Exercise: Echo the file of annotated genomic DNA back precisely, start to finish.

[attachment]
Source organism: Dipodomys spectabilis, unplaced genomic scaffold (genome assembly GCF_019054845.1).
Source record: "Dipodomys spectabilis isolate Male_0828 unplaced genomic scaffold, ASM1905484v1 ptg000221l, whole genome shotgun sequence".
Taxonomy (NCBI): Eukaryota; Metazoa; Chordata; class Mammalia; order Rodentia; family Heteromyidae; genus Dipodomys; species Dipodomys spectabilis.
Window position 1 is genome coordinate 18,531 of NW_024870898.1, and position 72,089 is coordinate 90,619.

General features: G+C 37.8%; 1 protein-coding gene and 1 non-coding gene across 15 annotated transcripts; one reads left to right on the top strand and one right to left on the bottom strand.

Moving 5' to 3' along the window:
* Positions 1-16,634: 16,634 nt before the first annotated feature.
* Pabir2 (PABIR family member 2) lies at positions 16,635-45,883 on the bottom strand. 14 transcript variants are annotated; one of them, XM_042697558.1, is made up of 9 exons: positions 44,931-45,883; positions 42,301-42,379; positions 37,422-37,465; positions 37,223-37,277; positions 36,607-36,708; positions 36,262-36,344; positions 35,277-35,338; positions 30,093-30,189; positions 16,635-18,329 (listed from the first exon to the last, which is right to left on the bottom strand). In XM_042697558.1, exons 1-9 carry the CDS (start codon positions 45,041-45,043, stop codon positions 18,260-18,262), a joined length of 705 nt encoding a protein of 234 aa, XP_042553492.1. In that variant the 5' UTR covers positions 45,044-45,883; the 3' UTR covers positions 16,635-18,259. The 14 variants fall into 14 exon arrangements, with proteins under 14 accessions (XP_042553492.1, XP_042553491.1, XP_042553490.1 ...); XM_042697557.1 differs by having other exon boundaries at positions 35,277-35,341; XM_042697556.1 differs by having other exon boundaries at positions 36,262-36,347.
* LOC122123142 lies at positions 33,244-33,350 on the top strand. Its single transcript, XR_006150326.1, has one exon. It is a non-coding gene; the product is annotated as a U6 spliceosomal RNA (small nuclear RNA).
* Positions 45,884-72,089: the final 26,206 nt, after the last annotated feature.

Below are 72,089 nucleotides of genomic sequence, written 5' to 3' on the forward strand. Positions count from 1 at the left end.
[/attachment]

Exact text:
Source organism: Dipodomys spectabilis, unplaced genomic scaffold (genome assembly GCF_019054845.1).
Source record: "Dipodomys spectabilis isolate Male_0828 unplaced genomic scaffold, ASM1905484v1 ptg000221l, whole genome shotgun sequence".
Taxonomy (NCBI): Eukaryota; Metazoa; Chordata; class Mammalia; order Rodentia; family Heteromyidae; genus Dipodomys; species Dipodomys spectabilis.
Window position 1 is genome coordinate 18,531 of NW_024870898.1, and position 72,089 is coordinate 90,619.

General features: G+C 37.8%; 1 protein-coding gene and 1 non-coding gene across 15 annotated transcripts; one reads left to right on the top strand and one right to left on the bottom strand.

Moving 5' to 3' along the window:
* Positions 1-16,634: 16,634 nt before the first annotated feature.
* Pabir2 (PABIR family member 2) lies at positions 16,635-45,883 on the bottom strand. 14 transcript variants are annotated; one of them, XM_042697558.1, is made up of 9 exons: positions 44,931-45,883; positions 42,301-42,379; positions 37,422-37,465; positions 37,223-37,277; positions 36,607-36,708; positions 36,262-36,344; positions 35,277-35,338; positions 30,093-30,189; positions 16,635-18,329 (listed from the first exon to the last, which is right to left on the bottom strand). In XM_042697558.1, exons 1-9 carry the CDS (start codon positions 45,041-45,043, stop codon positions 18,260-18,262), a joined length of 705 nt encoding a protein of 234 aa, XP_042553492.1. In that variant the 5' UTR covers positions 45,044-45,883; the 3' UTR covers positions 16,635-18,259. The 14 variants fall into 14 exon arrangements, with proteins under 14 accessions (XP_042553492.1, XP_042553491.1, XP_042553490.1 ...); XM_042697557.1 differs by having other exon boundaries at positions 35,277-35,341; XM_042697556.1 differs by having other exon boundaries at positions 36,262-36,347.
* LOC122123142 lies at positions 33,244-33,350 on the top strand. Its single transcript, XR_006150326.1, has one exon. It is a non-coding gene; the product is annotated as a U6 spliceosomal RNA (small nuclear RNA).
* Positions 45,884-72,089: the final 26,206 nt, after the last annotated feature.

Below are 72,089 nucleotides of genomic sequence, written 5' to 3' on the forward strand. Positions count from 1 at the left end.